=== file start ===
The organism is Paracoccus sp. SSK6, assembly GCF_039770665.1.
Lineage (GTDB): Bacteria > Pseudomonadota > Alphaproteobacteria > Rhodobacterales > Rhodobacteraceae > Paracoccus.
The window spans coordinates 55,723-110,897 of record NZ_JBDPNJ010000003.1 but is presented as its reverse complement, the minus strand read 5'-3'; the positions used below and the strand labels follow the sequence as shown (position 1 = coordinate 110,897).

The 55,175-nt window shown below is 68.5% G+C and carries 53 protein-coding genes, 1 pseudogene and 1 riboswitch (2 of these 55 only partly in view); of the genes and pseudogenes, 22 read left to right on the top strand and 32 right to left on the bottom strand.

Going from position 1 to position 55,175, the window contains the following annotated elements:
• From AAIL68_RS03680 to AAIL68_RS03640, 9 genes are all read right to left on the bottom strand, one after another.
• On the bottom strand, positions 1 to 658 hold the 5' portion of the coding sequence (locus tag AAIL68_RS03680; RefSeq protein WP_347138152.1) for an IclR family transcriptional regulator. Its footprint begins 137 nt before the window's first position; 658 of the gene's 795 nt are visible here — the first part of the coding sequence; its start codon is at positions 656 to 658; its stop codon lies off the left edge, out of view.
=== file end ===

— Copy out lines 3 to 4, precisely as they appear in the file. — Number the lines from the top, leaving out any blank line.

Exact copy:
The window spans coordinates 55,723-110,897 of record NZ_JBDPNJ010000003.1 but is presented as its reverse complement, the minus strand read 5'-3'; the positions used below and the strand labels follow the sequence as shown (position 1 = coordinate 110,897).

The 55,175-nt window shown below is 68.5% G+C and carries 53 protein-coding genes, 1 pseudogene and 1 riboswitch (2 of these 55 only partly in view); of the genes and pseudogenes, 22 read left to right on the top strand and 32 right to left on the bottom strand.